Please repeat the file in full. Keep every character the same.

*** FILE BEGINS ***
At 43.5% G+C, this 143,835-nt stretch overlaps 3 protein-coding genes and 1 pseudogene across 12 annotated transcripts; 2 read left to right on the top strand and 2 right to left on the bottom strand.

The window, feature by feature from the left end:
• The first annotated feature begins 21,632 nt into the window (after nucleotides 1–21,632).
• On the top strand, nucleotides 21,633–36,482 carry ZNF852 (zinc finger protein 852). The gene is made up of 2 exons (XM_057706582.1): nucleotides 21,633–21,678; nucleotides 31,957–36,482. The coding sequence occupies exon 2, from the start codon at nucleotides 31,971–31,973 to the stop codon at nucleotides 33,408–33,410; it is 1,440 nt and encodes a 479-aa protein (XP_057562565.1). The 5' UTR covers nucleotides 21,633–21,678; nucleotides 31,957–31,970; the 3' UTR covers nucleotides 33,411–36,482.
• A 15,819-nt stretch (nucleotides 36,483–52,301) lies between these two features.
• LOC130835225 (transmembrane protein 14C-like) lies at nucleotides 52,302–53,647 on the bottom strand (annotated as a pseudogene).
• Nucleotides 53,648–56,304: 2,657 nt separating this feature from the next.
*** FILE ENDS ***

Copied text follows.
At 43.5% G+C, this 143,835-nt stretch overlaps 3 protein-coding genes and 1 pseudogene across 12 annotated transcripts; 2 read left to right on the top strand and 2 right to left on the bottom strand.

The window, feature by feature from the left end:
• The first annotated feature begins 21,632 nt into the window (after nucleotides 1–21,632).
• On the top strand, nucleotides 21,633–36,482 carry ZNF852 (zinc finger protein 852). The gene is made up of 2 exons (XM_057706582.1): nucleotides 21,633–21,678; nucleotides 31,957–36,482. The coding sequence occupies exon 2, from the start codon at nucleotides 31,971–31,973 to the stop codon at nucleotides 33,408–33,410; it is 1,440 nt and encodes a 479-aa protein (XP_057562565.1). The 5' UTR covers nucleotides 21,633–21,678; nucleotides 31,957–31,970; the 3' UTR covers nucleotides 33,411–36,482.
• A 15,819-nt stretch (nucleotides 36,483–52,301) lies between these two features.
• LOC130835225 (transmembrane protein 14C-like) lies at nucleotides 52,302–53,647 on the bottom strand (annotated as a pseudogene).
• Nucleotides 53,648–56,304: 2,657 nt separating this feature from the next.